Cover Photo; Courtesy of SocietyA

From creating her own fashion platform to being chief executive of Shingda Group of companies, and the mama to four young kids, here’s how Pek Lay Peng does it all

Pek Lay Peng is no ordinary entrepreneur that you can spot at parties and luncheons.

Behind her veneer of grace and class is a multi-hyphenate who owns a multi-label fashion platform, holds the title of chief executive officer of Shingda Group of companies and is a mother of four kids. Yet she somehow manages it all with grit and determination, plus a stellar team behind her.

See also: 9 to 5: Powella Founder Sital Phichitsingh on Juggling Her Own Business and Family

Considering her extensive fashion and business know-how, some may be surprised to learn that Pek studied history in university but started her career in the finance industry. She later joined her family business in the field of infrastructure civil engineering and it was her experience here that taught her more about entrepreneurship.

“The best takeaway from the financial industry was knowing your place in the ecosystem. As businesses grow and expand, the direction is very important. Being viable in an ecosystem can lead to complacency but having an awareness lets you tread with purpose,” she said.

See also: 9 to 5: How Elemis Co-Founder Noella Gabriel Started Her Wellness Career at 20

In 2014, Pek noticed there was a lack in the fashion industry in that it was extremely difficult to find designer clothes at acceptable price points. Eager to see how she could fill the gap, Pek decided to start SocietyA with her friend, Lily Hamid.

“I also saw an opportunity in having a first-mover advantage in curating talented Asian designer labels. There was an emergence of highly talented and well-trained Asian designers from renowned fashion design schools, but they were still under-represented internationally,” she said.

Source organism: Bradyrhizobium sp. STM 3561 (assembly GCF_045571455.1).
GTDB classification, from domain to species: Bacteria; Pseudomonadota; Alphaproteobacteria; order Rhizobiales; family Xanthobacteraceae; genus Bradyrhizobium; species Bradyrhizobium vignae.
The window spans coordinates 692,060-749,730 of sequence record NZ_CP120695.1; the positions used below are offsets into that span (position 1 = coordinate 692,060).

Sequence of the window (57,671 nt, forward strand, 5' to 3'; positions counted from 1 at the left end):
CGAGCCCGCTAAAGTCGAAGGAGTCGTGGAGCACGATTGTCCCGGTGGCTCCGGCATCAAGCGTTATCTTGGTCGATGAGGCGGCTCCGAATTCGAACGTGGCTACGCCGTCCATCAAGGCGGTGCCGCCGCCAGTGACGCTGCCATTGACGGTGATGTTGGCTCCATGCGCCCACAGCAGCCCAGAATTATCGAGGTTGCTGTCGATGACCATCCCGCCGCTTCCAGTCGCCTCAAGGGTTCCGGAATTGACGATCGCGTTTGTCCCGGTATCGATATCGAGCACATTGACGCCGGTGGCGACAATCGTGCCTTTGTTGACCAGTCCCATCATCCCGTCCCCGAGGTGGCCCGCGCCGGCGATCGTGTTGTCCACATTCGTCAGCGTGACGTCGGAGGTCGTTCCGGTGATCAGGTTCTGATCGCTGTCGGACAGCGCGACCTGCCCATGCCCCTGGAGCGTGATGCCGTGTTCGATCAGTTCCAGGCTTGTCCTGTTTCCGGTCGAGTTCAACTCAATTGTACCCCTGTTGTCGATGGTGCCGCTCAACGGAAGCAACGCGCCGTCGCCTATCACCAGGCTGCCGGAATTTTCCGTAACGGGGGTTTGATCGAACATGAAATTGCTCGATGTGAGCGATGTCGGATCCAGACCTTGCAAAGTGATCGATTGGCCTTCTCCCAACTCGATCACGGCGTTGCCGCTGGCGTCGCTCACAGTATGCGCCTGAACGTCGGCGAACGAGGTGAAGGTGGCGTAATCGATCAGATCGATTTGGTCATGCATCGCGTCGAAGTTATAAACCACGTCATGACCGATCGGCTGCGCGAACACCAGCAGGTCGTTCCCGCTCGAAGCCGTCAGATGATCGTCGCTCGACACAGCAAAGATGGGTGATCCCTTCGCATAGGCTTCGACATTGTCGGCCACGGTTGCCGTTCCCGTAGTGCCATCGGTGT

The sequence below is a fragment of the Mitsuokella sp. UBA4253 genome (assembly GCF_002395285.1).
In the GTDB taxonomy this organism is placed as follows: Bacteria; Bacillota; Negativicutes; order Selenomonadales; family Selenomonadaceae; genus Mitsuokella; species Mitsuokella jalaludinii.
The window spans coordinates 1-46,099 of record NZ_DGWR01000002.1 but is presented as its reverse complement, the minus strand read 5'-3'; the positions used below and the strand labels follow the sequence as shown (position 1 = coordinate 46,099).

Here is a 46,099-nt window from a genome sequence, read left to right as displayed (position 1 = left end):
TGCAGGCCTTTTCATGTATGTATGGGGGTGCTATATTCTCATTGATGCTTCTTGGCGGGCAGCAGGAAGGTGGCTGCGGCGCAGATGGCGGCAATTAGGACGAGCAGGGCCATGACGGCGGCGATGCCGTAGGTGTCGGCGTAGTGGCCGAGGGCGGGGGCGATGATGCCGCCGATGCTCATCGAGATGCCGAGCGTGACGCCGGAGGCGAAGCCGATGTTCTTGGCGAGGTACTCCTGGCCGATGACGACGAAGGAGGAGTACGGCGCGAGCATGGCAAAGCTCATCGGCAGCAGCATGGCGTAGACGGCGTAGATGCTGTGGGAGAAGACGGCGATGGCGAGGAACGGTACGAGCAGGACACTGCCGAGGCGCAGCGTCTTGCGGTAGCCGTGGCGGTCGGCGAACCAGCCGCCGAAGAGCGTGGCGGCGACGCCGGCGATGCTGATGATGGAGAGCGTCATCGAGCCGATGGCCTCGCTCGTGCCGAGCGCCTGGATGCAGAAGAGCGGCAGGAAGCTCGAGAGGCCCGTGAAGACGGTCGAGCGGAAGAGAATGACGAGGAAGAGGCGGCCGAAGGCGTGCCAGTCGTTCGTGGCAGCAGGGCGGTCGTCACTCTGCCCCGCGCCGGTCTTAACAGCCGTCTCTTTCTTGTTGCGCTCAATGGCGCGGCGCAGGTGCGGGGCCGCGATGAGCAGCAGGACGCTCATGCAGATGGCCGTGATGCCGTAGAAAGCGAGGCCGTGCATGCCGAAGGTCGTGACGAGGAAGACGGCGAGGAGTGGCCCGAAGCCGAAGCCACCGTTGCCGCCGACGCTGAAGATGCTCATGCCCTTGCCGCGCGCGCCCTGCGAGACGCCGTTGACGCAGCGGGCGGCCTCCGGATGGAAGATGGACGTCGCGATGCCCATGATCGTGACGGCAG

“I wanted to play a part in supporting them and dispel the misconception that Asian designers are not of international standards.”

It has been seven years since Pek launched the platform and they have since become the only omnichannel platform for Asian labels in the world as well as expanded its offerings to include beauty and home and lifestyle items as well.

In fact, the company is consistently researching different Asian countries and their local brands to see how they can provide a platform for these designers and brands.

It may be easy to be in awe of how this supermum does it all on her own but she is quick to give credit to her team. 

“No one is perfect, harness the power of the team. Be open and let people feel safe to share their thoughts. It is easy to be the boss but not easy to be a leader. The latter needs more buy-in. It is important to move the team in a manner that can be scaled and not lose culture when numbers grow,” she said. 

However, beyond an amazing team is also a 'never give up' mindset, grit and the determination to succeed. Below, Pek shares how she does it all in her own words. 

See also: 4 Amazing Female-Hosted Podcasts and IGTV series to Follow

What is a typical morning like for you?

Pek Lay Peng (PLP) Dynamic. After the Covid-19 outbreak, I found myself planted at my work desk at home right after breakfast more frequently as I can get to work quickly. My breakfasts are also mostly savoury and at times more protein-based. It is the first meal of the day, so I like to have variety.